Living virus?

Chan H. Chong jakechan at ix.netcom.com
Wed Sep 2 01:31:14 EST 1998


Virus can reproduce itself only by infecting living cells.  What does this
mean?  It is easy to think that virus is not live, since it needs cells to
carryout reproduction, instead of reproducing on its own.  But what about
parasites?  Do you suppose they can live without its host(s)?  Then why do
we consider them as being live?  Because they metabolize?  Reproduce?  But
if they don't have a host, they can't do either one of them.  What if a
parasite looses its interest to find a host.  It will die even before having
the chance to reproduce.  Only thing that differs is the bio-make-up of the
two:  Parasites are cellular, while viri are not.  But here is what
everything comes down to.  Do you suppose all living things serve a purpose?
Probably do in the light of the "circle of life" business.  Sure, I feel the
same way, too.  Name me one life form that serves a purpose, and one that
doesn't.  You can't.  All life seems to serve a certain purpose.  Some not
as significant as others.  But then again, what are we to apply what purpose
a life form  fulfills?  Why do we have athlete's feet?  Are those bacteria
fulfilling some sort of purpose that we are unaware of?  We may apply many
purposes to many lives that we are not even sure of.  One thing we can be
sure is that all life forms serve one same purpose.  They live to reproduce.
If the life form does not fulfill this purpose, it will die, perish, be
extinct.  Most see virus as some kind of algorithmic thing that just exists.
I can't grasp that, though.  Why are viri here?  Is this reality a giant
simulation with bugs called viri?  If so, we too are not live.  But I don't
buy that our reality is some one big virtual simulation that we think is
really the reality.  Viri serves its purpose like any other life forms.
They reproduce.  Not on its own, but they reproduce.  Again, like parasites,
they need a living host.  Viri reproduce through living cells.  They need
something live to reproduce, since it also is live.  For now, only living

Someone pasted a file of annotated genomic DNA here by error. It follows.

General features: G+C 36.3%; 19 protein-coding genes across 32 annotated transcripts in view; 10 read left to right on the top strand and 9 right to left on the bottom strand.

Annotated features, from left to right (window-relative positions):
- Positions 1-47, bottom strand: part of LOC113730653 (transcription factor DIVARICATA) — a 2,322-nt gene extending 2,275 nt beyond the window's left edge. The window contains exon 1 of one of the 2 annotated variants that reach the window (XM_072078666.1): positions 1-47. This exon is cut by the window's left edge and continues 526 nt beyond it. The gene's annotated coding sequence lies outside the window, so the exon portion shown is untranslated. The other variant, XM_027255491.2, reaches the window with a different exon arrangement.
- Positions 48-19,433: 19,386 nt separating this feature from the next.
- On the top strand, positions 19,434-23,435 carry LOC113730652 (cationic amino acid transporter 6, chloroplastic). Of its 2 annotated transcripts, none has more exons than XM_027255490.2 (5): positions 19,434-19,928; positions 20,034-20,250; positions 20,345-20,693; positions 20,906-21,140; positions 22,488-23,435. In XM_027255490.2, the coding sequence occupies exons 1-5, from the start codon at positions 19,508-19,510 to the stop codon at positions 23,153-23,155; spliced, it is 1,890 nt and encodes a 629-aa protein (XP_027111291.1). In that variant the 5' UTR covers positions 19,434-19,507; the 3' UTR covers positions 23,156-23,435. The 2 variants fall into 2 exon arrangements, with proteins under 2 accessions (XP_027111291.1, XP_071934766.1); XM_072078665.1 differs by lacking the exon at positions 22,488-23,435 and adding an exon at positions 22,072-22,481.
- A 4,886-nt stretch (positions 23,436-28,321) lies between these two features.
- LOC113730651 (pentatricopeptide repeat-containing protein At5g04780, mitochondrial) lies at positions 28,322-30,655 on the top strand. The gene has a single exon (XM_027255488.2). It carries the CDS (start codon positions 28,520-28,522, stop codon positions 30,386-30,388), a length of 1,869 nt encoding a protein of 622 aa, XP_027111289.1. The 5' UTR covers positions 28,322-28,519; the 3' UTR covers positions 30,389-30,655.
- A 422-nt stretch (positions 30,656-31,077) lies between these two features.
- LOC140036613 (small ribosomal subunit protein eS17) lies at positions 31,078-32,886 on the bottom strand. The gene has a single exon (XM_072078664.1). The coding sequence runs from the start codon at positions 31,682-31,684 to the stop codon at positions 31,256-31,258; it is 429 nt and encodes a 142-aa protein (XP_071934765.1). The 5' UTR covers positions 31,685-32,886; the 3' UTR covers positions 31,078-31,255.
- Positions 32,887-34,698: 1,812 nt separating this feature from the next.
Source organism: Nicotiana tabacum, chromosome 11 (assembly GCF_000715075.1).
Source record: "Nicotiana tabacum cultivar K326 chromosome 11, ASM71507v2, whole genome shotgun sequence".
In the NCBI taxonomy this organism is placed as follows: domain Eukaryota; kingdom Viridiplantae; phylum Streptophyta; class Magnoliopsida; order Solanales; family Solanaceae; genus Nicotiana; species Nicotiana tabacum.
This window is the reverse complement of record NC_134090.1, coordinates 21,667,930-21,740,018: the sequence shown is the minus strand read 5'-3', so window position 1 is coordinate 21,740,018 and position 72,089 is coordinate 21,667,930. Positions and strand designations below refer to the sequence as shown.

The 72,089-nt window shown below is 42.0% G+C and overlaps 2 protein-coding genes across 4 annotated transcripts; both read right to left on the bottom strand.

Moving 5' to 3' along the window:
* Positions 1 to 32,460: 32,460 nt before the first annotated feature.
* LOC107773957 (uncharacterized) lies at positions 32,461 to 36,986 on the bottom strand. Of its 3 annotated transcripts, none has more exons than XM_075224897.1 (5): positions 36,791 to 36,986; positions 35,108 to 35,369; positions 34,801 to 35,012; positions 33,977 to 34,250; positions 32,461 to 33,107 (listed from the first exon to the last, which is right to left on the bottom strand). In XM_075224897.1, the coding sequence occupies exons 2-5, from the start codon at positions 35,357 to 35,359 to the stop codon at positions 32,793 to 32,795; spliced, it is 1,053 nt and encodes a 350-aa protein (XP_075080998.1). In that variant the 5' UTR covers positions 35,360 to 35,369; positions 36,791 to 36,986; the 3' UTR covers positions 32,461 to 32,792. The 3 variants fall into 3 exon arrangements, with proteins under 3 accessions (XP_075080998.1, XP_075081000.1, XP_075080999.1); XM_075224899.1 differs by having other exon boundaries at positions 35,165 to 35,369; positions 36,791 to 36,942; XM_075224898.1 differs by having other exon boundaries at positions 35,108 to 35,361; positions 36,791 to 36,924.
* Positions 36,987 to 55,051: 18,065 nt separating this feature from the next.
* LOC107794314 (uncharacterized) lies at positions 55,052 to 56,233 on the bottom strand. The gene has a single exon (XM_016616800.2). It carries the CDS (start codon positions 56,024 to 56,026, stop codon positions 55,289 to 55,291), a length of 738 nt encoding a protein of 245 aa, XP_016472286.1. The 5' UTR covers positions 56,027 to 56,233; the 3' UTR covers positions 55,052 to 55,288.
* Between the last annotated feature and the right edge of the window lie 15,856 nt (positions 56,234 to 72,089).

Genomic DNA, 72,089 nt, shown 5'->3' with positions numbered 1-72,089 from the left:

things can be reproduced through living things.  Non-living things cannot be
reproduced through living things.  It won't even reproduce.  So, viri must
also be live since it is reproduced through living things.  That makes clear
sense to me, but if further questions arise, I'm welcome to meet them.  :)

-Sharon

Stefanie Greve wrote in message <35EB18DD.3C65 at tu-bs.de>...
>ow that virus is not a living organism, but is it still normal to
>> > > refer to a functionable virus as "living"?
>> > >
>> > > The reason for this question is some quotas I've read in newspapers.
>> > > It's about the danger of finding intact and active virus in a 80 year
>> > > old grave containing corpses who died of a disease caused by this
virus.
>> > >
>> > > Commenting on this risk, many scientists referred to such viruses as
>> > > "living". It struck me as strange to call a biological robot as being
>> > > alive, just as strange as calling my car living when it's not broken,
or
>> > >
>> > > my computer living when it's not crashed.
>> > >
>> > > Sincerely,
>> > > Trond Erik Vee Aune
>> > As you wrote you read it in a newspaper and not in ascientific journal.
>> > Most quotes are not as accurate as they should be, I am afraid.
>>
>> Thanks for your response.
>>
>> In other words it isn't customary for scientists of biology to refer to
>> functionable virus as "living"?
>>
>> Trond Erik Vee Aune
>
>Hello, TRond ERik!
>
>In fact, until now I have never come across any biologist calling a
>virus living or alive. There are only a few students I have heard do so,
>only to be rigorously corrected by senior scientists. So I would not
>regard it customary calling a virus living. The common term in
>Brauschweig - I don`t know what you call it elsewhere - is
>active/inactive. You are not a biologist, are you?
>
>Greetings
>
>Stefanie





More information about the Microbio mailing list